- Lower abdominal pain aggravated by motion, exercise or sex that lasts for less than 7 days
- Unexpected bleeding from sex
- Pain in the adnexal area (area of the uterus)
- Cervical motion tenderness
- Abnormal uterine bleeding
Diagnosis of pelvic inflammatory disease
Diagnosis of PID is based on:
- Medical and sexual history – the doctor will ask about your general health, signs and symptoms, sexual habits/activity, and history of STIs
- Pelvic examination – the doctor will examine the reproductive organs to look for signs of infection e.g. abdominal tenderness, vaginal discharge
- Swabs – these are taken from the inside of the vagina and cervix to identify any signs of bacterial infection. At least half of the patients will test positive for chlamydial or gonococcal infections, which supports the diagnosis of PID. A negative test, however, does not rule out PID.
Diagnosis of the disease is very challenging as it usually presents together with symptoms of other diseases. PID may easily be confused with urinary tract infection, endometriosis, appendicitis etc.; diagnostic tests must be carried out to differentiate diseases.
Some tests to exclude alternative causes:
- Urine tests to rule out urinary tract infection, (ectopic) pregnancy, which cause similar pelvic pain.
- Blood tests to rule out HIV and other STIs
- Imaging and more invasive studies are reserved for cases of diagnostic uncertainty, or to identify complications of PID
- Transvaginal ultrasound, where a small probe is passed through the vagina for clearer images of the reproductive system e.g. to detect ovarian cysts, tubo-ovarian abscesses
- Endometrial biopsy – to remove and test a small tissue sample from the lining of the uterus (endometrium) e.g. to detect inflammation in endometritis
- Laparoscopy – 2 small incisions are made in the abdomen and a thin camera is inserted so the doctor can look at your internal organs and, if necessary, take tissue samples. This can detect endometriosis (where endometrial tissue grows outside of the uterus), hydrosalpinx (tubal blockages), appendicitis, peritonitis or peri-hepatitis.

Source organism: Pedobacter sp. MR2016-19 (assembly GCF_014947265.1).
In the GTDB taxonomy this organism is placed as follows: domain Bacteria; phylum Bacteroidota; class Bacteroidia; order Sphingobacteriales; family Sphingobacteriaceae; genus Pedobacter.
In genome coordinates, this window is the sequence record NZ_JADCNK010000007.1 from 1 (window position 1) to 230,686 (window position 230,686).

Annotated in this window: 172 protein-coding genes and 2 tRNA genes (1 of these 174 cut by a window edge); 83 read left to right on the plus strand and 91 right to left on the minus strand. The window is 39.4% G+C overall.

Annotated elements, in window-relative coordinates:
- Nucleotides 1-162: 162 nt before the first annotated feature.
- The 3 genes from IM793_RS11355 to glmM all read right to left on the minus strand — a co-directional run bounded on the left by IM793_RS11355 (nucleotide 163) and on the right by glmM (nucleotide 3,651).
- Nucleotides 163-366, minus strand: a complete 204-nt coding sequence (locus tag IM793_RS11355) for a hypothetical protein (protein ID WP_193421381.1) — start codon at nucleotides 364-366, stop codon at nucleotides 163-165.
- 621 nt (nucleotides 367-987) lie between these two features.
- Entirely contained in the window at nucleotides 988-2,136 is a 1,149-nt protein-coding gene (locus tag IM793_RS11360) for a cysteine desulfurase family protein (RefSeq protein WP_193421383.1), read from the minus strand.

Treatment of pelvic inflammatory disease
Treatment is firstly targeted at treating ongoing infections that could possibly be transmitted to potential sexual partners. There is a low threshold for aggressive treatment where treatment should not be delayed in all cases.
Early diagnosis and treatment are imperative in preserving fertility.
Since PID can be attributable to multiple microbial pathogens, broad spectrum antibiotics are usually prescribed to target as many pathogens as possible. Short duration regimens such as azithromycin can be helpful in up to 70 percent of cases where bacteria only infects the cervix. Infected women who are not treated will run the risk of infection further into the upper genital tract. Studies have shown that untreated women with chlamydia risk.
In cases where surgery is warranted, reproductive organs are conserved as much as possible with less invasive interventions.
PID has serious implications that are not only limited to infertility. Chronic diseases like pelvic pain can impact day to day activities which can cause insomnia or depression when pain become difficult to manage.